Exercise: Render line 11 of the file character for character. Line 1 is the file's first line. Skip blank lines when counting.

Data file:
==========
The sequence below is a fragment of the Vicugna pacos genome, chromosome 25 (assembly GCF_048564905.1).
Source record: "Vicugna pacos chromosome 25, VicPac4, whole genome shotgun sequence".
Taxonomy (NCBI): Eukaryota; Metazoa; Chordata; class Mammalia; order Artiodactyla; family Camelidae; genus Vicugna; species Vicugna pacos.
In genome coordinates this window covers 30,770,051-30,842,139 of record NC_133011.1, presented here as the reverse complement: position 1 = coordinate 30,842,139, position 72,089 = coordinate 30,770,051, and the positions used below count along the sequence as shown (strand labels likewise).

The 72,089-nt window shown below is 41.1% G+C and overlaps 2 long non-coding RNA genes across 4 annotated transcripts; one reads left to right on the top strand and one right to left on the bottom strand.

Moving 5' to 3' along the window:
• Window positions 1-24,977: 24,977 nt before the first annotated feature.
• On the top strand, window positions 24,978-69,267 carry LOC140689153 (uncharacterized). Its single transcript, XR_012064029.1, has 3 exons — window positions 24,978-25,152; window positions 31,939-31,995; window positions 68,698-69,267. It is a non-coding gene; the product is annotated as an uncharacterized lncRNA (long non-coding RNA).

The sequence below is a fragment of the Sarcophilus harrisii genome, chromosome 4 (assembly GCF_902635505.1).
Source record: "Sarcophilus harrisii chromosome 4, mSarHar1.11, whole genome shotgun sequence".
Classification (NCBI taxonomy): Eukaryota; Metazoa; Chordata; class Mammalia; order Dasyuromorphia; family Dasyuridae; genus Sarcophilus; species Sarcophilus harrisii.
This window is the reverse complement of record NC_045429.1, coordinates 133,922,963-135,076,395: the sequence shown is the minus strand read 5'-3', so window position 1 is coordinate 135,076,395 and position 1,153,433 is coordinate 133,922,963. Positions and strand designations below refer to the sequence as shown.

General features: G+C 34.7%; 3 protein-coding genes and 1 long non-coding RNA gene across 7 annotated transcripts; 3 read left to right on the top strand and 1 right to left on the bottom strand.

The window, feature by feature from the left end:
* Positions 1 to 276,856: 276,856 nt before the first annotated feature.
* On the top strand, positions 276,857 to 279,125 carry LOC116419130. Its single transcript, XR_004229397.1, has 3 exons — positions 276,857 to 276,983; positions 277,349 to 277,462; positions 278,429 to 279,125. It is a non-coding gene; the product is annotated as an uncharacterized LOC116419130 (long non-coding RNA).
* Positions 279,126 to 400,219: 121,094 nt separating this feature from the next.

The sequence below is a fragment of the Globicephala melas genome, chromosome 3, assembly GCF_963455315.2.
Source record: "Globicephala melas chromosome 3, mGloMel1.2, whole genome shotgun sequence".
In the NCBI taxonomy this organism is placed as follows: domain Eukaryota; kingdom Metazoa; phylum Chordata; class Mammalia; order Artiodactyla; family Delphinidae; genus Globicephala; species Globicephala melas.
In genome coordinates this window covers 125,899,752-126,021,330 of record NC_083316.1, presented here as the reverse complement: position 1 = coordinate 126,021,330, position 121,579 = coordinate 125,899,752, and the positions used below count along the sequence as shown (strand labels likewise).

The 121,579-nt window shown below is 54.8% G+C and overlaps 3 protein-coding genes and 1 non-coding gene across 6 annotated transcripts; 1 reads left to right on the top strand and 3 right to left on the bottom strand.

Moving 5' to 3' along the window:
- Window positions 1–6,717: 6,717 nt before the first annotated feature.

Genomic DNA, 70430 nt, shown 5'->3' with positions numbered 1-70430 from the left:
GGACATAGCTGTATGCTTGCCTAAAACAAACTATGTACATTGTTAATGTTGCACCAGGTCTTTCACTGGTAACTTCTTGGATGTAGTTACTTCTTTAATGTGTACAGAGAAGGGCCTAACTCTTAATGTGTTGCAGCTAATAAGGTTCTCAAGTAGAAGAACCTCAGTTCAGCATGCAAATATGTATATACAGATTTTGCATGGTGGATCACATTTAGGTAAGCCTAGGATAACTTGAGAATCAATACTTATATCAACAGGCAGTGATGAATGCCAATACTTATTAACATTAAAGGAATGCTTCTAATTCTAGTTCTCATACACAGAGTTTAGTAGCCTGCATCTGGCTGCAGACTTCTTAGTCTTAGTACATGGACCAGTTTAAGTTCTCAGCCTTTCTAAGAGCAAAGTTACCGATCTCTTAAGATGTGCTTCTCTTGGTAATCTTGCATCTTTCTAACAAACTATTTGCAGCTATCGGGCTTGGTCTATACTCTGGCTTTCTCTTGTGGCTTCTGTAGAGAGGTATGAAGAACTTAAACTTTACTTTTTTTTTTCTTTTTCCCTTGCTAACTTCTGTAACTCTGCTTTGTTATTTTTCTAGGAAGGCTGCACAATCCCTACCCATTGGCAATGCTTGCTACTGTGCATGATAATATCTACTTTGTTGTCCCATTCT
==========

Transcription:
Classification (NCBI taxonomy): Eukaryota; Metazoa; Chordata; class Mammalia; order Dasyuromorphia; family Dasyuridae; genus Sarcophilus; species Sarcophilus harrisii.